It was as a writer that he excelled… for many years at the Hartford Courant where he did columns and obituaries and local news… retiring early when they cut down on their staffs. For a while he worked with Elly and me at U-Design (actually that’s where he took up the computer.)
You might like to see a sample of his work, witty and wonderful and very provocative. This was on his blog last August:
I WILL NOT RUN FOR PRESIDENT
Politics – I Won’t Dance
by Pete Tchakirides
No! No! I won’t do it! I refuse to throw my hat into the ring. Today, I am announcing publicly, officially and categorically, that I will not be a candidate for the presidency of the United Startles in 2012. I will not run in a Democratic primary against President Barack Hussein Obama. I will not register as a Republican and seek the GOP nomination for that high post. As Gen. William Tecumseh Sherman said concerning the presidential election of 1884: “I will not accept if nominated and will not serve if elected.” Why, you ask? Why? Because I have no experience of elective office, especially one that requires knowledge of the legislative process, from the time of classical Greece’s democracy and the workings of the Roman Senate to the formation and development of the English Parliament. I do not have the political or oratorical skills of a Marcus Tullius Cicero, or the depth of historical knowledge of an Edward Gibbon. I have no experience, or appetite, for the commanding of men and women, especially those I might have to send to their deaths in combat. No, I am no Caesar, nor Cicero. You remember what happened to both of them? Yes, assassinated. You still press me to run? Nay, I am getting on in years, and see no need to trouble my old age with more headaches, and heartaches. What? You say that I am as qualified as anyone seeking the nomination for president today? That, as Henry David Thoreau tells us, “No man with a genius for legislation has appeared in America”? That most of the candidates are fools, and the rest both fools and knaves? That they represent the interests of political factions and special interests? Perhaps you are right. There are no wise men or women who would be president. I alone, like Socrates, know only I am wise, because I know I do not know anything. But, like Socrates, I would rather drink hemlock than to pretend that I am wise enough to be president.
Lately I’ve been rewatching a Canadian television series from 6 or 7 years ago, Slings and Arrows, about a professional Shakespeare Festival. There is an artistic Director who dies and comes back as a ghost that can be seen by only one person. If I have the opportunity of having a ghost that could talk with me, I would hope it was my Uncle Pete, who I will miss tremendously.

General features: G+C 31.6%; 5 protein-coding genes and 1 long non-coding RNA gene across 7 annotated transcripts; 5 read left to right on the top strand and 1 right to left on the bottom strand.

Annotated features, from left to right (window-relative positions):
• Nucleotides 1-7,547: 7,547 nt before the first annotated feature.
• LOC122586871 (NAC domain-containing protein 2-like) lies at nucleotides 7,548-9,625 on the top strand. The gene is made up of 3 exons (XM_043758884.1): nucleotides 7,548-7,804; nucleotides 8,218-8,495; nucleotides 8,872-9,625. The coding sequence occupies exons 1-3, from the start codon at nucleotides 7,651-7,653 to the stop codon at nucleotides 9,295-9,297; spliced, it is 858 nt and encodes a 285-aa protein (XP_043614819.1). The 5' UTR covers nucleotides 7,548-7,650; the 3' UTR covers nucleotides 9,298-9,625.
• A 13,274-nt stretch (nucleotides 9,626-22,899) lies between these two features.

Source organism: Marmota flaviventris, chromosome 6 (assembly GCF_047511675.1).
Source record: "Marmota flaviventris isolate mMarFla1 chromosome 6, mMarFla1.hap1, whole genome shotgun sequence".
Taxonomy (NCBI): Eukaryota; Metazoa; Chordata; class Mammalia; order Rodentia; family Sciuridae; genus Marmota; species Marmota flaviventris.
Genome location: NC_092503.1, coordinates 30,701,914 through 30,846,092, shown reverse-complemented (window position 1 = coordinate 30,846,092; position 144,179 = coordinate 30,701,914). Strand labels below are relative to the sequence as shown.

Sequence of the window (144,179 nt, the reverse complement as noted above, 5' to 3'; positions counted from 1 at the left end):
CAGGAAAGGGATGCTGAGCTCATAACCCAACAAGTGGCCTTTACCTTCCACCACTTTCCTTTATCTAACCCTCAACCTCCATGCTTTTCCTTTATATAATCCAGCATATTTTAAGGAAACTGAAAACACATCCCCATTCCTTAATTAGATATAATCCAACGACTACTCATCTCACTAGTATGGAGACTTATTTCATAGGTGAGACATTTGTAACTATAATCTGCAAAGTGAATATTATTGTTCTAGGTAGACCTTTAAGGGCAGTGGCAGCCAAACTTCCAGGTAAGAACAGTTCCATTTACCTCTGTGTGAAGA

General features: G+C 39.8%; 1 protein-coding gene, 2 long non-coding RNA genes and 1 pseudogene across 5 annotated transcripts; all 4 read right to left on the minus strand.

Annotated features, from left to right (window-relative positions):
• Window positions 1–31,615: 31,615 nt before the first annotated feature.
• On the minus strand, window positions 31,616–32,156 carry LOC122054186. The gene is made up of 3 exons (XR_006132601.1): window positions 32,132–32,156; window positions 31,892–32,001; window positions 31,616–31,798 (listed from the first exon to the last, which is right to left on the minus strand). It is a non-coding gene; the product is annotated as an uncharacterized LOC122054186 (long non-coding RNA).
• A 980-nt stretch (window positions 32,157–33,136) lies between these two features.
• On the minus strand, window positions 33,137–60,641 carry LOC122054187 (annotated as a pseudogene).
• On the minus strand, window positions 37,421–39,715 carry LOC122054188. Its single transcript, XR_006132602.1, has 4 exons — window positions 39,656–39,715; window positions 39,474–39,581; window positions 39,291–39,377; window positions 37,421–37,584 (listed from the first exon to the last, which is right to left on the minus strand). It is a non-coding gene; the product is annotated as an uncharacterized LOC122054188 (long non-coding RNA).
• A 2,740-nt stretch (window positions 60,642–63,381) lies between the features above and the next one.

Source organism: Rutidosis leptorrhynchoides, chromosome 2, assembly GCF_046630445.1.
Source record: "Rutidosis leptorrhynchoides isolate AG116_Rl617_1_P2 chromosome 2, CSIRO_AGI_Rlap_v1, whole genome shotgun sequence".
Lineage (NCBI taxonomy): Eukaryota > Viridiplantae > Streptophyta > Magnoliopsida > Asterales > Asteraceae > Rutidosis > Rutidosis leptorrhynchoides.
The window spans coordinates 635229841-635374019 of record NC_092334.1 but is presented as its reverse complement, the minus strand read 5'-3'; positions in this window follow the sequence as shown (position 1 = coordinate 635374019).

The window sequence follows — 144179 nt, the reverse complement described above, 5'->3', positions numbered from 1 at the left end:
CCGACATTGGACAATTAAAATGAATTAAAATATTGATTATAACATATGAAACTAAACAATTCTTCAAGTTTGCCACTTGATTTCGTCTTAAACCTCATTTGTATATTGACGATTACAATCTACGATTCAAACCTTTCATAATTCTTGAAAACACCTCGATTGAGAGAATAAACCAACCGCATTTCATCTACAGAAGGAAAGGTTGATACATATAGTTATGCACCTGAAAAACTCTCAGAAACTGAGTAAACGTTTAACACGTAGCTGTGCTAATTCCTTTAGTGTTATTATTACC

Good news and bad news. Tomorrow is another day.
When I told my wife that Leonard Harris had died last Sunday, she said “Who?”. I guess if you weren’t from Connecticut where you watched CBS, Channel 3, you might not have recognized Harris by name, but from 1966 to 1974 he was our television film critic, eventually reporting nationwide. Prior to that he spent eleven years writing book reviews for The Hartford Courant.
Although he lived in Manhattan, he died of pneumonia in his old stomping grounds in Hartford.
- Leonard Harris, Television Critic, Dies at 81 (nytimes.com)
My daughter Cassandra sent me an e-mail this morning forwarding me to an excellent blog called CtWatchdog.com (which I have added to my News Blogroll). It is written by George Gombossy, who spent 14 years as the Courant’s Bysiness Editor and was the first investigative consumer columnist in the Courant’s history. He was fired on August 14 for refusing to “be nice” (ie: tell lies about) major advertisers.
As a born and raised Connecticut guy (who left the state seven years ago but who still maintains strong family and friend connections there) I was shocked to read the articles at the site relating to thr demise of America’s oldest continuously published newspaper.
If you are interested in good journalism in general, or in Connecticut journalism in particular, this is a blog you should check in on.